What can we do, to help prevent DV and its arrival in our workplace to rein fire and brimstone upon innocent victims as well as their partners? Here is a short list of what YOU can do;
#1 if you see the victim begin shutting down emotionally after being open and having fun and friends…
#2 not stopping to chat or possibly holding their heads up anymore
#3 physical injuries on their bodies such as bruising, welts, etc., and blaming themselves for being “so damned clumsy”.
#4 report anything like this you may see to management, security, or police
According to the company, legal & HR, these are about the only things you can do albeit morally, ethically, and legally, you may be able to do a lot more. But it is obvious that something has to be done in this country, and organizations, to curb DV where ever it occurs.
With DV resulting in more than 43% of all WPV incidents beginning this way it is imperative that we attempt to stop it from entering the facility…another short list;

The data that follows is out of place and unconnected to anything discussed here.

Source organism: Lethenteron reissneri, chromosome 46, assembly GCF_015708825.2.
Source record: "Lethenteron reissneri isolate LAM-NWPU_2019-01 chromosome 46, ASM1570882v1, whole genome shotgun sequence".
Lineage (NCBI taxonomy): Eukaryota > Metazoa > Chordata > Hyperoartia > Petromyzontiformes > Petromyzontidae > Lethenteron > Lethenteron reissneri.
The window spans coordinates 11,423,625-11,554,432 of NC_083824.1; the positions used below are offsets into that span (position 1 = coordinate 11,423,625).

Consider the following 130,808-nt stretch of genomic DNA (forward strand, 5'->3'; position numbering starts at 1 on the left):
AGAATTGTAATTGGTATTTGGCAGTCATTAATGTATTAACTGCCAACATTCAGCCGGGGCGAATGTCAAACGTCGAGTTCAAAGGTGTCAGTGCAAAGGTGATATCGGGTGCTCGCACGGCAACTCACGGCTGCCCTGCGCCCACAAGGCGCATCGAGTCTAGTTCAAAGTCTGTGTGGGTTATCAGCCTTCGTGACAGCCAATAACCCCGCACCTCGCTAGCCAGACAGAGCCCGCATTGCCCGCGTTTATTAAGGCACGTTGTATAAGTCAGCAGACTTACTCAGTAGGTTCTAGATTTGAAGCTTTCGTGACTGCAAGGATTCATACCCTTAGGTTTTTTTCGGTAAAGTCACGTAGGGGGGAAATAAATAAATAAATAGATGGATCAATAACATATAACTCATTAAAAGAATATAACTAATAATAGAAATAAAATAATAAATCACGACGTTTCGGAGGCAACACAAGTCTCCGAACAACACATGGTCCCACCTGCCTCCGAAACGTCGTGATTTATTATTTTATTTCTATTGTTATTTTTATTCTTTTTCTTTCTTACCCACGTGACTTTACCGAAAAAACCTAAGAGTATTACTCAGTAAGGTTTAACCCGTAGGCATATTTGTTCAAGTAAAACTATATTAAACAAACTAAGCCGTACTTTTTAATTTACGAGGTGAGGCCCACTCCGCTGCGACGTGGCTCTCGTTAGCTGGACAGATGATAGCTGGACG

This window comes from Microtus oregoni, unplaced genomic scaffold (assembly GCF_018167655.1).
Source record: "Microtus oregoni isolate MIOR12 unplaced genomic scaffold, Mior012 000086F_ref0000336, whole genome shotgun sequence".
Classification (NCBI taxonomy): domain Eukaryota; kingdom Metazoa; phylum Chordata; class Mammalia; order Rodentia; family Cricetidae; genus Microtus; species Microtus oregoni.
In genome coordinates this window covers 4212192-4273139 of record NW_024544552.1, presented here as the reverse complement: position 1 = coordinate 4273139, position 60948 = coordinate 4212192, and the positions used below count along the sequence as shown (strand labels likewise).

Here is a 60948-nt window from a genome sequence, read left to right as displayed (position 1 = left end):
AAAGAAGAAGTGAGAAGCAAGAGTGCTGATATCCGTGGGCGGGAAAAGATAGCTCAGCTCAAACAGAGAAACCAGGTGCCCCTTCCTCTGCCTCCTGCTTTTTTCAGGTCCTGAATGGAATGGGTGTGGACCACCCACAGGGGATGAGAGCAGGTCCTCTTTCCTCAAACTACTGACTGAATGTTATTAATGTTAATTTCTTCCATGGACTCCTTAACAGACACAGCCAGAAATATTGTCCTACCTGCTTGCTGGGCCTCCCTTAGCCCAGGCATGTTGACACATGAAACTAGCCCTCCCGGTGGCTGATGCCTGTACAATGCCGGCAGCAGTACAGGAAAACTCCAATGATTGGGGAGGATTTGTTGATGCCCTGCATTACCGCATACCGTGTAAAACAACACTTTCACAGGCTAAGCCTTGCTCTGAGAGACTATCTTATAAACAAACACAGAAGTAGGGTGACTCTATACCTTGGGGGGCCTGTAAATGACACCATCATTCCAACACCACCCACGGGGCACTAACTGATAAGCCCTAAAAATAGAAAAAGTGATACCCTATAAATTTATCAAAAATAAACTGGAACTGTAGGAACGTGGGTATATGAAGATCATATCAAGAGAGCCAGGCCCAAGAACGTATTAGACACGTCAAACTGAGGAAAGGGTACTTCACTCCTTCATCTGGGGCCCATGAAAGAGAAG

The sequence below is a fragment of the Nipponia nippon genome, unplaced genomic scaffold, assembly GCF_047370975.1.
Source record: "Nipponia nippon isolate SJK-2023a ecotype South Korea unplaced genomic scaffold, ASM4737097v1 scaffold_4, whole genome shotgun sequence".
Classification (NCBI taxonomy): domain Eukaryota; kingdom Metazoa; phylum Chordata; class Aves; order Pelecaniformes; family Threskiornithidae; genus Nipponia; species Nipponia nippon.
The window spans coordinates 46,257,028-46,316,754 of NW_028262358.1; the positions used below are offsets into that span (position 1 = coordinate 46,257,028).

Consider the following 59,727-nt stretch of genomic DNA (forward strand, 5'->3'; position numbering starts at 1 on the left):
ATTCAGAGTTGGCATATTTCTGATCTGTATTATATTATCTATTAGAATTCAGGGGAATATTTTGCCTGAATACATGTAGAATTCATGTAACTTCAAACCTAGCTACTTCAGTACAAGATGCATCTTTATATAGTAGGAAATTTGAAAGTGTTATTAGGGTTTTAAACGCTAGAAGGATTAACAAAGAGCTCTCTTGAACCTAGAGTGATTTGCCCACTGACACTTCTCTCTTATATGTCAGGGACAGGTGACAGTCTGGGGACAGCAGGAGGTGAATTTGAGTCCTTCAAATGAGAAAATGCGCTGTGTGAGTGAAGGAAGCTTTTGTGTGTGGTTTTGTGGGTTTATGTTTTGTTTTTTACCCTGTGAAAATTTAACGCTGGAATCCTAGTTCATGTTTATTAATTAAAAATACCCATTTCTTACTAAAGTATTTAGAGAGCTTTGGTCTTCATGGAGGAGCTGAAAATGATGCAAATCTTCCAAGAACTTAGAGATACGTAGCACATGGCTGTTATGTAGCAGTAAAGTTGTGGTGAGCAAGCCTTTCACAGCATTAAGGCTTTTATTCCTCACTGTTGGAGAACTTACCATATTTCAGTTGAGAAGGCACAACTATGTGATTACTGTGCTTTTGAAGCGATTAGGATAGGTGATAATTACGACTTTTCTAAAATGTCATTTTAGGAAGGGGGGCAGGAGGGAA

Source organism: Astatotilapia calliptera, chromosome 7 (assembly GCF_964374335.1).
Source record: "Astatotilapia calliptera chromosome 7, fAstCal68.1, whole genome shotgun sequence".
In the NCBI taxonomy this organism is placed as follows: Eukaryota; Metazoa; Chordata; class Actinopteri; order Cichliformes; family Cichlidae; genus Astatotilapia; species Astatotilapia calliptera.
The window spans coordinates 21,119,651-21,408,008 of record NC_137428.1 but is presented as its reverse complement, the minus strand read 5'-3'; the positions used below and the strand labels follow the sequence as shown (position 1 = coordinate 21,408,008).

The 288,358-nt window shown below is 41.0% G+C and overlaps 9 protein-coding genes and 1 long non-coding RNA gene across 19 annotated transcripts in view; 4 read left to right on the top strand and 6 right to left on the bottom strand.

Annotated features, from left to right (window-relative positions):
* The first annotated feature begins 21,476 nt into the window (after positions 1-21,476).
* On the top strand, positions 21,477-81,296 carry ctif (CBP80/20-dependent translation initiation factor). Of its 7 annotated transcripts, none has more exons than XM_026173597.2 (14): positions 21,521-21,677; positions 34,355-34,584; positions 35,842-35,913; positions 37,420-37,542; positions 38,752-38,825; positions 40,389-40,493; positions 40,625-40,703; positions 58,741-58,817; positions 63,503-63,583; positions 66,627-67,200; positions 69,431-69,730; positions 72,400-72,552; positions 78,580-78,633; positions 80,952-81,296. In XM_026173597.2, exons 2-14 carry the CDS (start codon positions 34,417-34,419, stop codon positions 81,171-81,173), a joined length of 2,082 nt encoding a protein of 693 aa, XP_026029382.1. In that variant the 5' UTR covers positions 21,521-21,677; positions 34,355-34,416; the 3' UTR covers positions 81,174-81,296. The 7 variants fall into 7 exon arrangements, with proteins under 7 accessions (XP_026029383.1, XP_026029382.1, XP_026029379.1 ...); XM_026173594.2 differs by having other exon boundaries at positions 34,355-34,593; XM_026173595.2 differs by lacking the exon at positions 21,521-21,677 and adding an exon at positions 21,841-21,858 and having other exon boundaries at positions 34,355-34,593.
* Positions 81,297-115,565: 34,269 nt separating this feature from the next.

#1 see someone being abused in a store, parking lot, or another place? Report it.
#2 hears someone screaming for help while possibly in pain? Report it
#3 hears slapping sounds after an argument or worse gunshots? Report it.
#4 even thinks someone is being abused in one way or another? Report it.
If you report possible abuse then you have fulfilled a part of your obligation as a human. Unfortunately, after that, the bureaucracy takes over and you may never know what happens to the potential victim. You watch the news one night and see the television reporter telling you
about a WPV incident started by a DV perpetrator.
I am more than willing to discuss DV within your organization and help you secure the facility and safeguard any employees that are at risk, of any violent incidents. Simply contact me at firstname.lastname@example.org or call me at 480-251-5197, 24/7 365 for a consultation.
Like these blogs? Then please feel free to pass them along, with proper attribution, to friends, colleagues, or anyone who may benefit, from proper attribution. Have them subscribe at my website: Sollars Violence Prevention Training & Consulting
It happens to Anyone…Any Time…Anywhere… For any Reason
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Copyright 2022 Robert D. Sollars